January 26, 2022

Adventist History on Display in French Polynesia

New historic courtyard tells how the Adventist message reached the region.

Tracey Bridcutt, Adventist Record, and Adventist Review

The Seventh-day Adventist Church in French Polynesia has installed a historic courtyard that tells how the Adventist message reached the island nation.

The courtyard, located at the French Polynesia Mission headquarters in Pape’ete, commemorates the arrival of Adventist missionary John Tay to the shores of Tahiti on December 24, 1890, aboard the mission ship Pitcairn. The story is presented on large plaques in both the French and Tahitian languages.

Mission president Roger Tetuanui said the courtyard will be central to their plans to hold an annual celebration to mark the anniversary of the arrival of Adventism in French Polynesia.

Along with the courtyard, the mission has installed a large permanent marquee to accommodate about 2,000 people. The marquee will be used for combined meetings with Adventist churches from Tahiti and sister island Moorea.

Located near the marquee is an old college building that the mission is renovating to bring it up to safety standards.

Tetuanui said the building will be used as a training center for young people to prepare them for the future and for volunteers who want to become missionaries in the islands the mission seeks to reach — the Marquesas Islands, Tuamotu Islands, and Gambier Islands.

“We want to train these people to know the culture, the language, and the world view of the people who live in these islands, and send them there to share the gospel message,” he said.

John Tay and the Pitcairn

When John Tay, from the United States, met Jesus, everything changed in his life. As a teenager, he loved the sea and sailing ships. Tay regularly went to the wharf to meet the large ships. He talked to sea captains about faraway places. But then he started to speak about Jesus.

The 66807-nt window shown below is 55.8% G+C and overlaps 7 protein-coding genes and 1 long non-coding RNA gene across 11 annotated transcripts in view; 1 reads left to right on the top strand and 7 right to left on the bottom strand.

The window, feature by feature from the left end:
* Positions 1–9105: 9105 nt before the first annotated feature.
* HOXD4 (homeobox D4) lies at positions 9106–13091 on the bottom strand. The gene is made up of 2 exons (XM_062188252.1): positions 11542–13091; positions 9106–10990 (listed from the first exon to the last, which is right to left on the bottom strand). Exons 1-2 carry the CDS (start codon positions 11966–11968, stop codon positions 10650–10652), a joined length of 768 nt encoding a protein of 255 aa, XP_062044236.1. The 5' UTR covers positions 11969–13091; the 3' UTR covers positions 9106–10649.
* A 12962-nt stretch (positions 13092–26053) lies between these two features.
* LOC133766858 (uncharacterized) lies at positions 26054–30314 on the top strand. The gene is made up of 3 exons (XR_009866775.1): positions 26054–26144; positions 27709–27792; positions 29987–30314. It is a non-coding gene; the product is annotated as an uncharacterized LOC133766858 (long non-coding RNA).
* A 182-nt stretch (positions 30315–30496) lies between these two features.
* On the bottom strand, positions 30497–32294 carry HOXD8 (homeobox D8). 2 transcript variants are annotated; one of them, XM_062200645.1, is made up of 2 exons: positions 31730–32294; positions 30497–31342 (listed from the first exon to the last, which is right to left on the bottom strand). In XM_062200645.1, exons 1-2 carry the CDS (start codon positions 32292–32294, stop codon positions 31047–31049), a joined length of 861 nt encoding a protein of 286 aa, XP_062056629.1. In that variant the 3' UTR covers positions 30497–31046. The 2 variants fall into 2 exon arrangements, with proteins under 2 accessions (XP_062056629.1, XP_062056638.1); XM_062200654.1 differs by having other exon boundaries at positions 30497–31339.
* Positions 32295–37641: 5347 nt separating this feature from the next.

In 1886 Tay could resist no longer. He left behind his wife and home in Oakland, California, finding passage on four different ships until he arrived at Pitcairn Island about four months later. John stayed on the island until the next ship arrived, about five weeks after that. During that time, he preached about Jesus. When he left, every single individual on Pitcairn was keeping the Sabbath and requesting baptism. Tay promised to send a minister to baptize them and organize a church.

After several years and many complications in reaching the islands in the Pacific, Adventist leaders at the General Conference decided to build their own mission ship to serve the region. The Pitcairn was launched on July 28, 1890, carrying three missionary couples, including John Tay and his wife. Upon their arrival on Pitcairn, 82 people were baptized into the newly organized church.

Merle Poirier contributed to this report.

The original version of this story was posted by Adventist Record.

Tracey Bridcutt, Adventist Record, and Adventist Review
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